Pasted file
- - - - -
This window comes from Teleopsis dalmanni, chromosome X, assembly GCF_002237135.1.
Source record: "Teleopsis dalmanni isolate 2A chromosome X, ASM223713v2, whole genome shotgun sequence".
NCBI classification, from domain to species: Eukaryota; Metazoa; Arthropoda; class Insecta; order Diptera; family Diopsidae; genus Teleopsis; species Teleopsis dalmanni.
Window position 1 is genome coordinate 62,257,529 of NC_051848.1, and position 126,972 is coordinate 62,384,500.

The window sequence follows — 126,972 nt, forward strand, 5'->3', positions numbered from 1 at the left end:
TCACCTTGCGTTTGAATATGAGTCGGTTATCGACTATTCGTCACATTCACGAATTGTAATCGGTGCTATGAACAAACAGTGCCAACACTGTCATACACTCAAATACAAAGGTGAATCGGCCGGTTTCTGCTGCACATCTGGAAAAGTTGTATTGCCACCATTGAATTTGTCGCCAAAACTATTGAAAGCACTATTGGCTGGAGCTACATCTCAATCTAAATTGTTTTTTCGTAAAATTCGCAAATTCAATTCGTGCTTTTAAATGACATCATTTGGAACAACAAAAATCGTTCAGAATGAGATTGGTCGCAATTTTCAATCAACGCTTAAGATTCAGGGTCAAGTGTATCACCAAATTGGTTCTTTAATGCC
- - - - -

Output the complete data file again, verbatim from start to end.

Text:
This window comes from Teleopsis dalmanni, chromosome X, assembly GCF_002237135.1.
Source record: "Teleopsis dalmanni isolate 2A chromosome X, ASM223713v2, whole genome shotgun sequence".
NCBI classification, from domain to species: Eukaryota; Metazoa; Arthropoda; class Insecta; order Diptera; family Diopsidae; genus Teleopsis; species Teleopsis dalmanni.
Window position 1 is genome coordinate 62,257,529 of NC_051848.1, and position 126,972 is coordinate 62,384,500.

The window sequence follows — 126,972 nt, forward strand, 5'->3', positions numbered from 1 at the left end:
TCACCTTGCGTTTGAATATGAGTCGGTTATCGACTATTCGTCACATTCACGAATTGTAATCGGTGCTATGAACAAACAGTGCCAACACTGTCATACACTCAAATACAAAGGTGAATCGGCCGGTTTCTGCTGCACATCTGGAAAAGTTGTATTGCCACCATTGAATTTGTCGCCAAAACTATTGAAAGCACTATTGGCTGGAGCTACATCTCAATCTAAATTGTTTTTTCGTAAAATTCGCAAATTCAATTCGTGCTTTTAAATGACATCATTTGGAACAACAAAAATCGTTCAGAATGAGATTGGTCGCAATTTTCAATCAACGCTTAAGATTCAGGGTCAAGTGTATCACCAAATTGGTTCTTTAATGCC